“…. for chickens to make him broth ….’” Good Newes, Applewood ed, p. 24
This reference to chickens in the Plymouth sources is by Edward Winslow about a visit he made to Packanokick to visit a sick Massasoit. His sends a letter by messenger back to Patuxet (a/k/a/Plymouth) - at two o’clock in the morning no less – which requests the chickens and other physic as the surgeon might send.
But before the messenger returns, Massosit is feeling better and requests the Winslow use his piece (gun) to kill some fowl and make some English pottage.
This little reference is foodways HEAVEN. Not only are they mentioning specific foodstuffs, they are mentioning how they use them and when. Chicken broth is good for those who are ill. Chickens are in Plymouth. Pottage was served to Massasoit – and he liked it.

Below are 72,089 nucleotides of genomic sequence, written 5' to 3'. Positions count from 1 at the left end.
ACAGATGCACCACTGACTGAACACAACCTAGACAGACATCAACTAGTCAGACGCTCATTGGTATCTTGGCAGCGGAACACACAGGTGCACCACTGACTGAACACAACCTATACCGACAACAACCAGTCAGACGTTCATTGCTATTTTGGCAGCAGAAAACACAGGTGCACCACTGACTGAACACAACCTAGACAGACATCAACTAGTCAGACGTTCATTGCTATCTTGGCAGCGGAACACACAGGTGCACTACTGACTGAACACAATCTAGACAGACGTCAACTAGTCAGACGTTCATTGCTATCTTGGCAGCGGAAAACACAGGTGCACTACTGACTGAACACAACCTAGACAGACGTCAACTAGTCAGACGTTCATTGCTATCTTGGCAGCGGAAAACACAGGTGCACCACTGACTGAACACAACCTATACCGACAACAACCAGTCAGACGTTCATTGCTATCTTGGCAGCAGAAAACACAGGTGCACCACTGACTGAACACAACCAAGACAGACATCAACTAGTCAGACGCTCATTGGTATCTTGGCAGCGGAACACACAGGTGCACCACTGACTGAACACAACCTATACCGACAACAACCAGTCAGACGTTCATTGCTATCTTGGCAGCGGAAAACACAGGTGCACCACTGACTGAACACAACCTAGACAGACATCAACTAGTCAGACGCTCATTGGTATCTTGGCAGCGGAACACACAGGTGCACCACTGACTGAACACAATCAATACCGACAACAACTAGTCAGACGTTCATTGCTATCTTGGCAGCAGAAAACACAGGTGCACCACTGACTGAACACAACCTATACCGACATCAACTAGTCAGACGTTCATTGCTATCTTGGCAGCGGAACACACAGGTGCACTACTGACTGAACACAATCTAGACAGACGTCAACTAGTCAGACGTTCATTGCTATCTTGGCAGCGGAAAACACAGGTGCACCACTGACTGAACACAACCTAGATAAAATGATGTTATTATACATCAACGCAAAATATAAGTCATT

The Plymouth sources are the alpha and omega of the foodways search. This is the foodways A-list – what are the things they say they have. Archaeology is also the A-list, because sometimes they have things and don’t mention them, and court documents, inventories, even extant objects. This is the beginning. This is the stuff that is documented as there.
So then the $64,000 questions here are – just what the heck is ‘pottage’? And is chicken broth in 1623 like chicken broth now?
Cookbooks will help answer these questions. They help supply the background, and that’s why they’re on my B-list.